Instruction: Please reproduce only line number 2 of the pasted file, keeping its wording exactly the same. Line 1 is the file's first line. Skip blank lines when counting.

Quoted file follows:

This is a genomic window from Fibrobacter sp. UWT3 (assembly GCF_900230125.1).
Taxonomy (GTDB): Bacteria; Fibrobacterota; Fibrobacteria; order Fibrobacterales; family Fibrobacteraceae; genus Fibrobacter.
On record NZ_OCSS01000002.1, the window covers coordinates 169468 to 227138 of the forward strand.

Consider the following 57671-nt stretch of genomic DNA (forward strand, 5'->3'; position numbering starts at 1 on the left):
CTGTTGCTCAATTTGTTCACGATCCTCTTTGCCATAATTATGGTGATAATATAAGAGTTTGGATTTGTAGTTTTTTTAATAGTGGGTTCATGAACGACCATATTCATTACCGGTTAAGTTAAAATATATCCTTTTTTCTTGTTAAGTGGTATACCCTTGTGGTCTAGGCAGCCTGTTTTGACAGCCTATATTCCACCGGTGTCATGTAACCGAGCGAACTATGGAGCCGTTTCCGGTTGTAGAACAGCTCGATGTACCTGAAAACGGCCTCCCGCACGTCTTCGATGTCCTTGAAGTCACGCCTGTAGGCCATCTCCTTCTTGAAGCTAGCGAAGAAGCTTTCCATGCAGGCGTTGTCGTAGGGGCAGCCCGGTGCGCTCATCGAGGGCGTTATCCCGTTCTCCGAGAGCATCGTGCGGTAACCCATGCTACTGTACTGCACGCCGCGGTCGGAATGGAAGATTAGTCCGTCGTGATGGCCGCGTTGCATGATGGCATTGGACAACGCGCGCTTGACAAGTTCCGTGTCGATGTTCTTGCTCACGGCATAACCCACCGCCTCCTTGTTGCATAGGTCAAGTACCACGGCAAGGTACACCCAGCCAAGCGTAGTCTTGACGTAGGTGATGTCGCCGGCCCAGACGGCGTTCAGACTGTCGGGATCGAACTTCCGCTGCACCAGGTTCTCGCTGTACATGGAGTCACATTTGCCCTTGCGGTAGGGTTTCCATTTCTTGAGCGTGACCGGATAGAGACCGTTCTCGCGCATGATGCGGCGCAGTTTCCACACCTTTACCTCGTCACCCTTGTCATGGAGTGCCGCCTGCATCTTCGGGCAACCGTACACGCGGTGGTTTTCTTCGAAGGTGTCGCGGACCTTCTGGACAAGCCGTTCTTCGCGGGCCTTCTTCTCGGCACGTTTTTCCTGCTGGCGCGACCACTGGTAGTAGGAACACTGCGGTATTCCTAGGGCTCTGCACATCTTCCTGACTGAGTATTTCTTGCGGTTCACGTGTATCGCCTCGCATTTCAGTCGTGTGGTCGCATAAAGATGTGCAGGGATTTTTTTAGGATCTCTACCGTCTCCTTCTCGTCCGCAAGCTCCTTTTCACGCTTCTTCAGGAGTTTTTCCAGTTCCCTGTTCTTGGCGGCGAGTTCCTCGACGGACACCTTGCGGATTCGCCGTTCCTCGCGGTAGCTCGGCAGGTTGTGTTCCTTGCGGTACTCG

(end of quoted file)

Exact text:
Taxonomy (GTDB): Bacteria; Fibrobacterota; Fibrobacteria; order Fibrobacterales; family Fibrobacteraceae; genus Fibrobacter.